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Information from November on the rebound in flying and driving

Rolls-Royce electric aircraft sets three speed records; world’s fastest electric vehicle

Rolls-Royce said that its all-electric Spirit of Innovation aircraft has set three new world speed records, making it the world’s fastest all-electric aircraft. The company has submitted data to the Fédération Aéronautique Internationale (FAI)— the World Air Sports Federation which controls and certifies world aeronautical and astronautical records—that at 15:45 (GMT) on 16 November 2021, the aircraft reached a top speed of 555.9 km/h (345.4 mph) over 3 kilometers, smashing the existing record by 213.04 km/h (132mph).


In further runs at the UK Ministry of Defense’s Boscombe Down experimental aircraft testing site, the aircraft achieved 532.1km/h (330 mph) over 15 kilometers—292.8km/h (182mph) faster than the previous record—and broke the fastest time to climb to 3000 meters by 60 seconds with a time of 202 seconds. Rolls-Royce is looking to the the FAI to certify and officially confirm the achievements of the team in the near future.


During its record-breaking runs, the aircraft clocked up a maximum speed of 623 km/h (387.4 mph)—making the Spirit of Innovation the world’s fastest all-electric vehicle, the company said.

Staking the claim for the all-electric world-speed record is a fantastic achievement for the ACCEL team and Rolls-Royce. I would like to thank our partners and especially Electroflight for their collaboration in achieving this pioneering breakthrough. The advanced battery and propulsion technology developed for this program has exciting applications for the Advanced Air Mobility market. Following the world’s focus on the need for action at COP26, this is another milestone that will help make ‘jet zero’ a reality and supports our ambitions to deliver the technology breakthroughs society needs to decarbonize transport across air, land and sea.

—Warren East, CEO, Rolls-Royce


The Spirit of Innovation is part of the ACCEL (Accelerating the Electrification of Flight) project. Half of the project’s funding is provided by the Aerospace Technology Institute (ATI), in partnership with the Department for Business, Energy & Industrial Strategy and Innovate UK.

The aircraft was propelled on its record-breaking runs by a 400kW (500+hp) electric powertrain and the most power-dense propulsion battery pack ever assembled for aerospace application. Rolls-Royce worked in partnership with aviation energy storage specialist Electroflight and automotive powertrain supplier YASA.


As well as a stunning technical achievement, the project and world record runs provided important data for future electric power and propulsion systems for all-electric urban air mobility and hybrid-electric commuter aircraft. The characteristics that air-taxis require from batteries, for example, are very similar to what was developed for the Spirit of Innovation, the company said.

Rolls-Royce has a history of flying speed record attempts and breaking records, dating back to the Schneider Trophies of the early 1930s. The speed achieved by test pilot and Rolls-Royce Director of Flight Operations Phill O’Dell in the Spirit of Innovation was more than 213.04 km/h (132 mph) faster than the previous record set by the Siemens eAircraft powered Extra 330 LE Aerobatic aircraft in 2017. Never in the history of the FAI record attempts has there been such a significant increase in speed over such a short time, highlighting the rapid pace at which electrification of aerospace is advancing, Rolls-Royce said.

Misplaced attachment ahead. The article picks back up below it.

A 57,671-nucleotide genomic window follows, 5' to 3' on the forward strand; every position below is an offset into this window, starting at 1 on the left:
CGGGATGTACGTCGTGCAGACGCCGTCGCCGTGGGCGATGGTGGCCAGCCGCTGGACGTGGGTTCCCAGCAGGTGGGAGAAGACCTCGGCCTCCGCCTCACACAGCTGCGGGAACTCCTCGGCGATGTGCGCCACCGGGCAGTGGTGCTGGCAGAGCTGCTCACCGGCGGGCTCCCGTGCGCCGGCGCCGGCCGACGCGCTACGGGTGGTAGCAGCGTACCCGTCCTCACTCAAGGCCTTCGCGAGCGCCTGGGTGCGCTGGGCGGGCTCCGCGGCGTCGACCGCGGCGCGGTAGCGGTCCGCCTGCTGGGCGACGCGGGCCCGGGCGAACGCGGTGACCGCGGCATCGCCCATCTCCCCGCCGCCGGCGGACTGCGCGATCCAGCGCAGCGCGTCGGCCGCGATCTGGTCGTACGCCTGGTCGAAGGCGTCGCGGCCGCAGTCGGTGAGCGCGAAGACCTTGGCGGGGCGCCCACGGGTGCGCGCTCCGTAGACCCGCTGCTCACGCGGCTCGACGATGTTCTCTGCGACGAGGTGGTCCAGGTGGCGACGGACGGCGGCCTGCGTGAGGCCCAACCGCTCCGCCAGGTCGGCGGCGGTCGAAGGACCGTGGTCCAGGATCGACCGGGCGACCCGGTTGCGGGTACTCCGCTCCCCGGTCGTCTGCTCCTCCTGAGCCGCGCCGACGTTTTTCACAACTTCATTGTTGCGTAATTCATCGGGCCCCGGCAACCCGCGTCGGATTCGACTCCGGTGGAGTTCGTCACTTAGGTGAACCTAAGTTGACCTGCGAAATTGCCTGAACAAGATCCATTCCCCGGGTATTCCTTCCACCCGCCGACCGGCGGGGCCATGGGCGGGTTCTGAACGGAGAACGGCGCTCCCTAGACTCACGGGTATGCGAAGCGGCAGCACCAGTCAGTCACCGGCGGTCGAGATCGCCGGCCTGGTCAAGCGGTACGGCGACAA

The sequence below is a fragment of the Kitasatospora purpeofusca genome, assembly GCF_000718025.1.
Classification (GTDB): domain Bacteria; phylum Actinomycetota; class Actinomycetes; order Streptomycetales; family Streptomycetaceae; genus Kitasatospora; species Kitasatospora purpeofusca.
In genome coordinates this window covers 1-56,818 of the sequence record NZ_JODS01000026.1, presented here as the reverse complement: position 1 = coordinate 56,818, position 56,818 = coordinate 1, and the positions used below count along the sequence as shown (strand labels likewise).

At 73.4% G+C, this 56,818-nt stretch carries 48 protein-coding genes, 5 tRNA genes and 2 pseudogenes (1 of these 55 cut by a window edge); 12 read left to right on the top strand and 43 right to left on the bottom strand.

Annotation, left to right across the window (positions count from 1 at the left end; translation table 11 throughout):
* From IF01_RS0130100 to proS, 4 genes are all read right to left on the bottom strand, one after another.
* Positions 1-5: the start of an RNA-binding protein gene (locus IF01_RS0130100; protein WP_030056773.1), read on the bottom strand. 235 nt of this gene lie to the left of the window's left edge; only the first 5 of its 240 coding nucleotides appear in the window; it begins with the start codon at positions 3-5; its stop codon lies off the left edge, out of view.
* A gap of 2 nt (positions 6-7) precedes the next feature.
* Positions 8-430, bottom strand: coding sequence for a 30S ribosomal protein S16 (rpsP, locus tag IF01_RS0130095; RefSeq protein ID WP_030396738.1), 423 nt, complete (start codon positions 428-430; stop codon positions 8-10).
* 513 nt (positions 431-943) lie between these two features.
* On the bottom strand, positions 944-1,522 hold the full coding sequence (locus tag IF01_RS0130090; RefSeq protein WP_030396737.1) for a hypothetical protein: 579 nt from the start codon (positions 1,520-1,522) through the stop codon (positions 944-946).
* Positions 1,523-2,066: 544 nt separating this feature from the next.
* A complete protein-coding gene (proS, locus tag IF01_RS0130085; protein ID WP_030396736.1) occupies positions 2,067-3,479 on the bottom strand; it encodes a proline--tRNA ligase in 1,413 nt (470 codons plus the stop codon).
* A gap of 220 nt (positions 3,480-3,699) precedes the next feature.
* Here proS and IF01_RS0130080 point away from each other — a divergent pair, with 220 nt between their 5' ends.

Electric flight is set to be as transformative for mobility as the jet engine was 70 years ago. It’s thrilling to see our ultra-high performance, super-low weight electric motors powering the Spirit of Innovation to these great speeds, and to know that collaborative projects like ACCEL take us one step closer to emissions-free electric flight becoming a commercial reality for all.

—Dr Tim Woolmer, YASA’s Chief Technology Officer and Founder

The ACCEL program has also been supported by Jaguar Land Rover, which loaned all-electric zero emission Jaguar I-PACE cars as towing and support vehicles, and Bremont, the luxury watchmaker and official timing partner for the record attempt.

The aircraft took off from the MoD’s Boscombe Down site, which is managed by QinetiQ and flew profiles according to the FAI guidelines for record attempts in the Powered Aeroplane C-1C Electric class. Test Pilot, Electroflight Steve Jones flew the Spirit of Innovation aircraft for the 15km and the time to climb to 3000 meters record runs that have been submitted.



A plane that can fly at 350 mph for 15 minutes isn't much use to anyone.
What you really want are time by distance records, as in 200km, 300, 500, 700, 1000 and 2000 km.
Better again would be distance + speed + payload records, i.e. fly the above distances with payloads of 1, 2, 5, 10 tons.

The problem is distance and payload at speed, not just absolute speed.
Electric power is easy; the problem is lightweight and compact electrical energy storage.


Wow mahonj!

A bit grinchy in time for Christmas! :-)

The land speed records for cars were not for regular production cars either, but contributed to their development.

There are plenty of opportunities to demonstrate range, and payload etc in other records.


Get distance with LH2


Nice for the perf and the buzz but useless.


Alright, I might have had my grumpy hat on a bit tight, but I stand by my comments.
Furthermore: "Electric flight is set to be as transformative for mobility as the jet engine was 70 years ago." is clearly "a bit of an exaggeration".
Anyway, it is a start.

What we need is a power system for aircraft that will not cause warming, either by co2 or contrails and has "useful" levels of performance.

While the motor might be part of it (though you really need 5-20x power), current batteries aren't.
Unless you want to do little hops across fjords or to Islands.
(but you'll still have a charging time problem).